May 24, 2012
This shouldn’t come as a surprise, but I love talking about cool, emerging, and innovative research methodologies. Over the past two years, I have been focusing a lot of my time on researching these techniques and have written several blog posts on this topic. For example, how prediction markets can help determine which concepts will succeed or fail in the marketplace. And how 2012 is the year of mobile, and market insights (MI) professionals need to leverage this channel.
In continuing with this theme, I am launching a blog series focused exclusively on highlighting emerging methodologies that MI professionals should take notice of and examine whether to incorporate into their research tool kit. I will highlight any cool research techniques I come across, as well as any vendors that are building interesting technology tools for market research purposes.
For this inaugural post, I will highlight location analytics. Essentially, market insights professionals can use a consumer’s location information that is transmitted by their mobile phone to understand what they are doing in their daily lives. For example, you can understand where your target customer is shopping, how she got there, and which competitor stores she drove past. The consumers being tracked do not have to “check in” every place they go to gather this information. Instead, all of the location data is passively collected after a consumer opts in.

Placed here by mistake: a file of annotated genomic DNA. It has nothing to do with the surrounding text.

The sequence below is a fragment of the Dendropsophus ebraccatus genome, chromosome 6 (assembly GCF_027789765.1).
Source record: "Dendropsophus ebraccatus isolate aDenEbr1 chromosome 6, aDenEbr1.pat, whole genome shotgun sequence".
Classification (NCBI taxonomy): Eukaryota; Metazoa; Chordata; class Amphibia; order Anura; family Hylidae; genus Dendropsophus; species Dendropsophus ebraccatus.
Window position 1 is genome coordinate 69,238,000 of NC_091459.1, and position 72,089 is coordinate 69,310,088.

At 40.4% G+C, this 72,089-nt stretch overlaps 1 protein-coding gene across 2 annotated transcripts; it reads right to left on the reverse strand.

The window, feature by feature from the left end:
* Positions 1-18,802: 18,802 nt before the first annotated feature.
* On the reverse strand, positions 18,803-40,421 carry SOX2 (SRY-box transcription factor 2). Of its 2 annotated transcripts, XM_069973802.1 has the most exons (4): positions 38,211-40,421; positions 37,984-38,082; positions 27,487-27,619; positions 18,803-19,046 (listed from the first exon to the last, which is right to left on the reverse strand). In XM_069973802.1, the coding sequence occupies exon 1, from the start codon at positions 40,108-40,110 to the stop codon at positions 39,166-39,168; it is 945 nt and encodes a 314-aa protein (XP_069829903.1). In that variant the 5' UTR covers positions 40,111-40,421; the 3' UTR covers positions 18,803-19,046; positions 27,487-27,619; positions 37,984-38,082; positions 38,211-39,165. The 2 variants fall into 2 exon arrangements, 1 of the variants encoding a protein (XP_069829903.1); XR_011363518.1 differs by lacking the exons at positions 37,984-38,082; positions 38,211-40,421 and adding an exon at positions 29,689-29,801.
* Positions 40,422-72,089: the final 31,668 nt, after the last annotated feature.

While collecting location data is interesting, what makes this data powerful is the addition of in-the-moment data via mobile surveys. Let’s take the shopping example above a little further. Your target customer, a mom between the ages of 24 and 34, enters your competitor’s store and passes your store in the process. As she enters the store, a mobile survey pops up and prompts her to complete a short survey examining why she selected the competitor’s store, what products she plans to buy, and why she is buying them there as opposed to your store. Here, you are able to uncover real-time insights regarding her purchase decisions. That is pretty cool.
Your first hesitations to this method may revolve around representativeness and the fact that the data is biased to only smartphone owners willing to be passively tracked. However, the insights garnered through this method alongside other techniques, such as focus groups, will give you rich, agile insights into customers’ decision-making processes.
One company that is actually doing exactly this – combining location analytics with survey research – is Locately. There are other vendors that collect GPS information to some extent. Typically this information is collected alongside passive metering data which is a topic I will cover in a later post. Vendors in this category include Arbitron Mobile, iPinion, and Lumi Mobile.
What do you think? Is this a technique that you can see yourself incorporating in your quest to get a 360-degree view of the consumer?